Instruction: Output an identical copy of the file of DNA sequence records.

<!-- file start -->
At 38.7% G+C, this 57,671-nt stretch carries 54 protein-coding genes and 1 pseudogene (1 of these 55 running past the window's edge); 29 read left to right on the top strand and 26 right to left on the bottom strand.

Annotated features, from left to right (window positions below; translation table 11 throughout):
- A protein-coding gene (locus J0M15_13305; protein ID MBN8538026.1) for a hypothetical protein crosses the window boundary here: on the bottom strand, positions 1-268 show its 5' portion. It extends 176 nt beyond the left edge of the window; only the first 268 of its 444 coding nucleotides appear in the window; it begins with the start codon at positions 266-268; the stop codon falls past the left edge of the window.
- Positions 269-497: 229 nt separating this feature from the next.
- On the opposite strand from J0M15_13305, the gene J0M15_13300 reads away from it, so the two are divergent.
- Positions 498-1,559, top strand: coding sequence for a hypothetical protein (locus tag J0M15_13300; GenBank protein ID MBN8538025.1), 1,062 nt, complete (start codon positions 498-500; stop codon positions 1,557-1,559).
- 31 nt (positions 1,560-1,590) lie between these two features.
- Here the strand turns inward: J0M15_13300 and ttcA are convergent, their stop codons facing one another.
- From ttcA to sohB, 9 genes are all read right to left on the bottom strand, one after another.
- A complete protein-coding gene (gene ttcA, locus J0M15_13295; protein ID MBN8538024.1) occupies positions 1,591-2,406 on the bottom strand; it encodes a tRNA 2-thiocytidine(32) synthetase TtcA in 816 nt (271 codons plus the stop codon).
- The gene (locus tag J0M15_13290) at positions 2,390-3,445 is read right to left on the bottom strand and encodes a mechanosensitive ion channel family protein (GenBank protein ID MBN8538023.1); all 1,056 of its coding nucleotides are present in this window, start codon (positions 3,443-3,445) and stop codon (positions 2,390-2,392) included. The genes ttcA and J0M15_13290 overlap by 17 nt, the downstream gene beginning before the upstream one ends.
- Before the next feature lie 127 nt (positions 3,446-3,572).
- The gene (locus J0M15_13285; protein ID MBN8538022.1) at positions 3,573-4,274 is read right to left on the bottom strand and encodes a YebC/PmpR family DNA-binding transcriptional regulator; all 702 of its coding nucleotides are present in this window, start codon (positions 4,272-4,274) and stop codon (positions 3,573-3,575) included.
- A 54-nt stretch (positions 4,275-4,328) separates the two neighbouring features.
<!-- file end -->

At 38.7% G+C, this 57,671-nt stretch carries 54 protein-coding genes and 1 pseudogene (1 of these 55 running past the window's edge); 29 read left to right on the top strand and 26 right to left on the bottom strand.

Annotated features, from left to right (window positions below; translation table 11 throughout):
- A protein-coding gene (locus J0M15_13305; protein ID MBN8538026.1) for a hypothetical protein crosses the window boundary here: on the bottom strand, positions 1-268 show its 5' portion. It extends 176 nt beyond the left edge of the window; only the first 268 of its 444 coding nucleotides appear in the window; it begins with the start codon at positions 266-268; the stop codon falls past the left edge of the window.
- Positions 269-497: 229 nt separating this feature from the next.
- On the opposite strand from J0M15_13305, the gene J0M15_13300 reads away from it, so the two are divergent.
- Positions 498-1,559, top strand: coding sequence for a hypothetical protein (locus tag J0M15_13300; GenBank protein ID MBN8538025.1), 1,062 nt, complete (start codon positions 498-500; stop codon positions 1,557-1,559).
- 31 nt (positions 1,560-1,590) lie between these two features.
- Here the strand turns inward: J0M15_13300 and ttcA are convergent, their stop codons facing one another.
- From ttcA to sohB, 9 genes are all read right to left on the bottom strand, one after another.
- A complete protein-coding gene (gene ttcA, locus J0M15_13295; protein ID MBN8538024.1) occupies positions 1,591-2,406 on the bottom strand; it encodes a tRNA 2-thiocytidine(32) synthetase TtcA in 816 nt (271 codons plus the stop codon).
- The gene (locus tag J0M15_13290) at positions 2,390-3,445 is read right to left on the bottom strand and encodes a mechanosensitive ion channel family protein (GenBank protein ID MBN8538023.1); all 1,056 of its coding nucleotides are present in this window, start codon (positions 3,443-3,445) and stop codon (positions 2,390-2,392) included. The genes ttcA and J0M15_13290 overlap by 17 nt, the downstream gene beginning before the upstream one ends.
- Before the next feature lie 127 nt (positions 3,446-3,572).
- The gene (locus J0M15_13285; protein ID MBN8538022.1) at positions 3,573-4,274 is read right to left on the bottom strand and encodes a YebC/PmpR family DNA-binding transcriptional regulator; all 702 of its coding nucleotides are present in this window, start codon (positions 4,272-4,274) and stop codon (positions 3,573-3,575) included.
- A 54-nt stretch (positions 4,275-4,328) separates the two neighbouring features.